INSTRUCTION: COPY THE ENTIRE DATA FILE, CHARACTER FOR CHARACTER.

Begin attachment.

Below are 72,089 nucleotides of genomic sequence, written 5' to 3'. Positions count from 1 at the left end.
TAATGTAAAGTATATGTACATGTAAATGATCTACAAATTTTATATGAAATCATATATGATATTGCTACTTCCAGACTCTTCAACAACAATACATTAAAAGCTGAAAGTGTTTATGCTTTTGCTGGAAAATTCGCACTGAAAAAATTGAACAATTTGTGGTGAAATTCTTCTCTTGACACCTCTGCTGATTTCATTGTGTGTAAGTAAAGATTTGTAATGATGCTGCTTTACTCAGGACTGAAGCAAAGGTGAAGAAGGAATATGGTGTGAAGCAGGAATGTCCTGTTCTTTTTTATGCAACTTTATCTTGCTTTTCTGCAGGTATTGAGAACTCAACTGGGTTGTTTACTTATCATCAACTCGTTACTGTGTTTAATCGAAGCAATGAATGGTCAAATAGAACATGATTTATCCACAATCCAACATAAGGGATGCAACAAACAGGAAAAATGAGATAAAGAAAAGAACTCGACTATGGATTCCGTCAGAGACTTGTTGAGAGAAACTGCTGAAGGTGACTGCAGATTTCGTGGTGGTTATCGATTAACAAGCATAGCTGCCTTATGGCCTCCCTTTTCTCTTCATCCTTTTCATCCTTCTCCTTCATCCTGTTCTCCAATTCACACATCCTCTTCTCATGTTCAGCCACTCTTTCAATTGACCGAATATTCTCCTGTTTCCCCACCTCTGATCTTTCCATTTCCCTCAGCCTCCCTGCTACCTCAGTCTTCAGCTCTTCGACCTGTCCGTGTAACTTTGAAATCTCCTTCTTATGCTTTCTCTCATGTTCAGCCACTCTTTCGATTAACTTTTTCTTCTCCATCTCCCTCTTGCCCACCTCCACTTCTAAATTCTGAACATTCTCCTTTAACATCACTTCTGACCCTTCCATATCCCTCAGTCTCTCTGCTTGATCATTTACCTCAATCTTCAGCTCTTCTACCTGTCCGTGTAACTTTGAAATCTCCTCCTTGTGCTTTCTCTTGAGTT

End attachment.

Below are 72,089 nucleotides of genomic sequence, written 5' to 3'. Positions count from 1 at the left end.
TAATGTAAAGTATATGTACATGTAAATGATCTACAAATTTTATATGAAATCATATATGATATTGCTACTTCCAGACTCTTCAACAACAATACATTAAAAGCTGAAAGTGTTTATGCTTTTGCTGGAAAATTCGCACTGAAAAAATTGAACAATTTGTGGTGAAATTCTTCTCTTGACACCTCTGCTGATTTCATTGTGTGTAAGTAAAGATTTGTAATGATGCTGCTTTACTCAGGACTGAAGCAAAGGTGAAGAAGGAATATGGTGTGAAGCAGGAATGTCCTGTTCTTTTTTATGCAACTTTATCTTGCTTTTCTGCAGGTATTGAGAACTCAACTGGGTTGTTTACTTATCATCAACTCGTTACTGTGTTTAATCGAAGCAATGAATGGTCAAATAGAACATGATTTATCCACAATCCAACATAAGGGATGCAACAAACAGGAAAAATGAGATAAAGAAAAGAACTCGACTATGGATTCCGTCAGAGACTTGTTGAGAGAAACTGCTGAAGGTGACTGCAGATTTCGTGGTGGTTATCGATTAACAAGCATAGCTGCCTTATGGCCTCCCTTTTCTCTTCATCCTTTTCATCCTTCTCCTTCATCCTGTTCTCCAATTCACACATCCTCTTCTCATGTTCAGCCACTCTTTCAATTGACCGAATATTCTCCTGTTTCCCCACCTCTGATCTTTCCATTTCCCTCAGCCTCCCTGCTACCTCAGTCTTCAGCTCTTCGACCTGTCCGTGTAACTTTGAAATCTCCTTCTTATGCTTTCTCTCATGTTCAGCCACTCTTTCGATTAACTTTTTCTTCTCCATCTCCCTCTTGCCCACCTCCACTTCTAAATTCTGAACATTCTCCTTTAACATCACTTCTGACCCTTCCATATCCCTCAGTCTCTCTGCTTGATCATTTACCTCAATCTTCAGCTCTTCTACCTGTCCGTGTAACTTTGAAATCTCCTCCTTGTGCTTTCTCTTGAGTT